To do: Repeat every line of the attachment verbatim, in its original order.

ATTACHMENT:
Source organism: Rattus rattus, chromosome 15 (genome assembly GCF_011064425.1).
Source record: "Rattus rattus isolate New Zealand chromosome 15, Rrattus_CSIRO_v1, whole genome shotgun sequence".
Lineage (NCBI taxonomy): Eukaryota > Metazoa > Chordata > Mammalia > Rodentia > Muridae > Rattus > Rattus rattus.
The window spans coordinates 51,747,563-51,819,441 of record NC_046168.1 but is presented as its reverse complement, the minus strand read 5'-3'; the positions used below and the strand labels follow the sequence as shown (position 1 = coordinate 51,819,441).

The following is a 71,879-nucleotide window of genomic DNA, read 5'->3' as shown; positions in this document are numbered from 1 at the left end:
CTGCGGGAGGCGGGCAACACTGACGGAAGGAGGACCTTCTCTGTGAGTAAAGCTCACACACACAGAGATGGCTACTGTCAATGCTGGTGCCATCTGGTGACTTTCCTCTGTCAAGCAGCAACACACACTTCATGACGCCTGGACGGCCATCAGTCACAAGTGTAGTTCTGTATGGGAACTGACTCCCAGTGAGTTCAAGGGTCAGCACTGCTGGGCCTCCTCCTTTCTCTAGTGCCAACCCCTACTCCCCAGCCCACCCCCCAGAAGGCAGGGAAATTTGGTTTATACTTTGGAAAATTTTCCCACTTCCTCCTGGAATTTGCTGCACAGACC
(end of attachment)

Source organism: Rattus rattus, chromosome 15 (genome assembly GCF_011064425.1).
Source record: "Rattus rattus isolate New Zealand chromosome 15, Rrattus_CSIRO_v1, whole genome shotgun sequence".
Lineage (NCBI taxonomy): Eukaryota > Metazoa > Chordata > Mammalia > Rodentia > Muridae > Rattus > Rattus rattus.
The window spans coordinates 51,747,563-51,819,441 of record NC_046168.1 but is presented as its reverse complement, the minus strand read 5'-3'; the positions used below and the strand labels follow the sequence as shown (position 1 = coordinate 51,819,441).

The following is a 71,879-nucleotide window of genomic DNA, read 5'->3' as shown; positions in this document are numbered from 1 at the left end:
CTGCGGGAGGCGGGCAACACTGACGGAAGGAGGACCTTCTCTGTGAGTAAAGCTCACACACACAGAGATGGCTACTGTCAATGCTGGTGCCATCTGGTGACTTTCCTCTGTCAAGCAGCAACACACACTTCATGACGCCTGGACGGCCATCAGTCACAAGTGTAGTTCTGTATGGGAACTGACTCCCAGTGAGTTCAAGGGTCAGCACTGCTGGGCCTCCTCCTTTCTCTAGTGCCAACCCCTACTCCCCAGCCCACCCCCCAGAAGGCAGGGAAATTTGGTTTATACTTTGGAAAATTTTCCCACTTCCTCCTGGAATTTGCTGCACAGACC